Along those lines, when you start getting into the details of the actual position description, you’re going to want to be very clear about the types of channels this person will be working on. To repeat ourselves here again, creatives work across a variety of mediums, so some are more multichannel, but some are more specific and honed in. Your job description needs to be very clear in regard to the different channels and/or mediums this person is going to be working on on a day-to-day basis. Be sure that the description also speaks to seniority. Will this person be managing people? Who are they going to be reporting to? Will they be involved with pitching new business? Or are they going to be more involved in-house on a branding perspective? You need to be very, very clear about what the day-to-day is going to be with this position as day-to-day is very different across creative director-type positions.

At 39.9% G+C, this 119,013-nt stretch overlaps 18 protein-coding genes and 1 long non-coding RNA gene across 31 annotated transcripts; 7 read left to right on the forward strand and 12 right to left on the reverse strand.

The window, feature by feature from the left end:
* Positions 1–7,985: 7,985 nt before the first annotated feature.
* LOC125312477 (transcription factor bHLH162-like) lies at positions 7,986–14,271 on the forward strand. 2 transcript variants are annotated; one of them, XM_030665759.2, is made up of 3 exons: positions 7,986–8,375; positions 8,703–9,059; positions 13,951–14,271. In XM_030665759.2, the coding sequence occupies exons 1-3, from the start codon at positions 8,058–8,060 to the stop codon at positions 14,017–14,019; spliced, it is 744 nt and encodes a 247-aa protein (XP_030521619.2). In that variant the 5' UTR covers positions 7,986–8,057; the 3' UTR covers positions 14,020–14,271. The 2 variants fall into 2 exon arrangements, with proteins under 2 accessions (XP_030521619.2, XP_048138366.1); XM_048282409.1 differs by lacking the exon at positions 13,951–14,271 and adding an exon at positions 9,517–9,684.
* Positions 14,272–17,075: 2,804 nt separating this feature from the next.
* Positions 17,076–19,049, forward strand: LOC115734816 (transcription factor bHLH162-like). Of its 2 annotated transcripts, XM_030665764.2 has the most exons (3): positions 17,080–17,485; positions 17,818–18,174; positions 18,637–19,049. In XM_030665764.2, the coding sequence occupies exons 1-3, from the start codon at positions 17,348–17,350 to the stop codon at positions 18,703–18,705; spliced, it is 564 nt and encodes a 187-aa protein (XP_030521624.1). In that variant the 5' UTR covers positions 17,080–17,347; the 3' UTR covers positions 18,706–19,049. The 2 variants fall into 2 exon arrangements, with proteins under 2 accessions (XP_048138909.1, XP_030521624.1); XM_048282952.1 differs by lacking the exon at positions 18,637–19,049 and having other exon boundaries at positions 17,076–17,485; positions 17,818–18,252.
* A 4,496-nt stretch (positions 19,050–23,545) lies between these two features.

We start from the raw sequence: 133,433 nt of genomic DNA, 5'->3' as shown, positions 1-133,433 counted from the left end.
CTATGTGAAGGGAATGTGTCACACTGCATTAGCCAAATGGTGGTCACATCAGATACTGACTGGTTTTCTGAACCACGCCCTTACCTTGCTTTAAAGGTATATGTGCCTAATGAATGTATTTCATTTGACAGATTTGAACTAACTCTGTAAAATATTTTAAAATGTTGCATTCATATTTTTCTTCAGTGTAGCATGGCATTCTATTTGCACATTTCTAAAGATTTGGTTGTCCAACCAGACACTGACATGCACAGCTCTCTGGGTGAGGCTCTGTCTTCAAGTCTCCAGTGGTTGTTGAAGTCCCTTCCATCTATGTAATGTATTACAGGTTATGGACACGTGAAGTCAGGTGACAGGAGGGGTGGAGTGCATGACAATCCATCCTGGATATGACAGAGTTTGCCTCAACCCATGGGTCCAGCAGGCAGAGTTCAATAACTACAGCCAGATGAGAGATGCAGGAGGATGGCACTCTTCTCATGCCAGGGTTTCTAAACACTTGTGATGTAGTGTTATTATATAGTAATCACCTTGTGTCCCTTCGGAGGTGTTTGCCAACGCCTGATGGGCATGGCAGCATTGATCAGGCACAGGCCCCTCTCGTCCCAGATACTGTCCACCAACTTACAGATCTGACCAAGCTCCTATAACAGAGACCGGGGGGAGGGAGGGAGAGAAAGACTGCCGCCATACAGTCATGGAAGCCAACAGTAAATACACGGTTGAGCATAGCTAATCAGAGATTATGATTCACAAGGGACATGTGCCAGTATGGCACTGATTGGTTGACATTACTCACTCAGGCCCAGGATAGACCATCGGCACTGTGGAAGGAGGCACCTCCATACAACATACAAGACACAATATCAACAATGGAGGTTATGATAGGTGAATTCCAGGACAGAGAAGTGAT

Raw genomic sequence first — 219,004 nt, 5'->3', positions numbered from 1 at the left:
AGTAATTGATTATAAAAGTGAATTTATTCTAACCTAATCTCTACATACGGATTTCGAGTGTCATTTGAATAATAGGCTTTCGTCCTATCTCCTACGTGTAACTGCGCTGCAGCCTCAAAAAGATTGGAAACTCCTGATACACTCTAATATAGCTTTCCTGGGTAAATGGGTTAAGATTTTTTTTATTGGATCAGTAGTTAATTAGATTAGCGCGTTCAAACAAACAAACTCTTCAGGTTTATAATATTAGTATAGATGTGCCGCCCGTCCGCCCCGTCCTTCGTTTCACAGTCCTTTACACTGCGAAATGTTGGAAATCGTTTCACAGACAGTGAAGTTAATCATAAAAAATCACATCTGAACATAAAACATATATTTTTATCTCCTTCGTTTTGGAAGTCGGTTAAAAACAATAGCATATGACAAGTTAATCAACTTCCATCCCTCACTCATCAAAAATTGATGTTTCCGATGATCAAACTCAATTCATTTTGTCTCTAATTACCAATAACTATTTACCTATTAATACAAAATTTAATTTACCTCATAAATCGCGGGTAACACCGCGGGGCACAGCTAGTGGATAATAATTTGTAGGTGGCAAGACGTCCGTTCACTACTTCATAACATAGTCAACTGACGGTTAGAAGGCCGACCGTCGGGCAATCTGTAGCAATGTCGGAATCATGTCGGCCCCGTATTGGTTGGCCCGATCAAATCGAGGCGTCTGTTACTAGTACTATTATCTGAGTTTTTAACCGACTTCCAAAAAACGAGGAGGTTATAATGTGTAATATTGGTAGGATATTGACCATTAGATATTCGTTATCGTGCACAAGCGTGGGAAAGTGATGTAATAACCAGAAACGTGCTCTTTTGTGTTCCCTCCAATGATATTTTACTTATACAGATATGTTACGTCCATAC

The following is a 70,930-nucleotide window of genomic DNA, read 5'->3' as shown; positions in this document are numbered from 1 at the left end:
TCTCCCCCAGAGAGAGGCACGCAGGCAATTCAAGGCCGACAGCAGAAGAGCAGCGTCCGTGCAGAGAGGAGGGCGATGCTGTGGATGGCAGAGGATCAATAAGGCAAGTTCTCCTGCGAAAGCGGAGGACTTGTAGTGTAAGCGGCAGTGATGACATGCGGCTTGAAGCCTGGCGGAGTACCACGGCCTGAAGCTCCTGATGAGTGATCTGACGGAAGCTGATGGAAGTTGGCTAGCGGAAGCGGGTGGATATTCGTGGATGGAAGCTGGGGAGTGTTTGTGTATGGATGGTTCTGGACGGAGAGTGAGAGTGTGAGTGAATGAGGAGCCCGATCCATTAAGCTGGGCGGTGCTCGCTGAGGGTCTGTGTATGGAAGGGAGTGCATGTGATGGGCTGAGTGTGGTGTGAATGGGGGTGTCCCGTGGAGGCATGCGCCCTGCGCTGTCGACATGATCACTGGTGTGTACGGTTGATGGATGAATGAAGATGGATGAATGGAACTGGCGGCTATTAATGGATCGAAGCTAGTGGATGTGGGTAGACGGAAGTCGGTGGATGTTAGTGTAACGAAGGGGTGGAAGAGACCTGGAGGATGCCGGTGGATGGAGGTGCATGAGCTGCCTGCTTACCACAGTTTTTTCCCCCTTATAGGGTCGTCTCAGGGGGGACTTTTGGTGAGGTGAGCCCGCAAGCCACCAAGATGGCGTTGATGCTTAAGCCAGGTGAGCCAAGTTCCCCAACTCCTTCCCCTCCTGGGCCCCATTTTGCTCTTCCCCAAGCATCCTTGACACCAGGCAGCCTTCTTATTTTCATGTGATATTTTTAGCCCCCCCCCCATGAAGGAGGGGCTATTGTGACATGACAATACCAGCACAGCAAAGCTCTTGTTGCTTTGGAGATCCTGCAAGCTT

The position description is going to be very critical so that the person looking at your description can really tell if this is something that is up their alley or not. In regard to the position requirements, you’re going to want to follow a lot of the same guidelines. Like we’ve talked about in previous posts, you want to get very clear about what the must-haves are versus the nice-to-haves. The position requirements should always be split up in these two categories.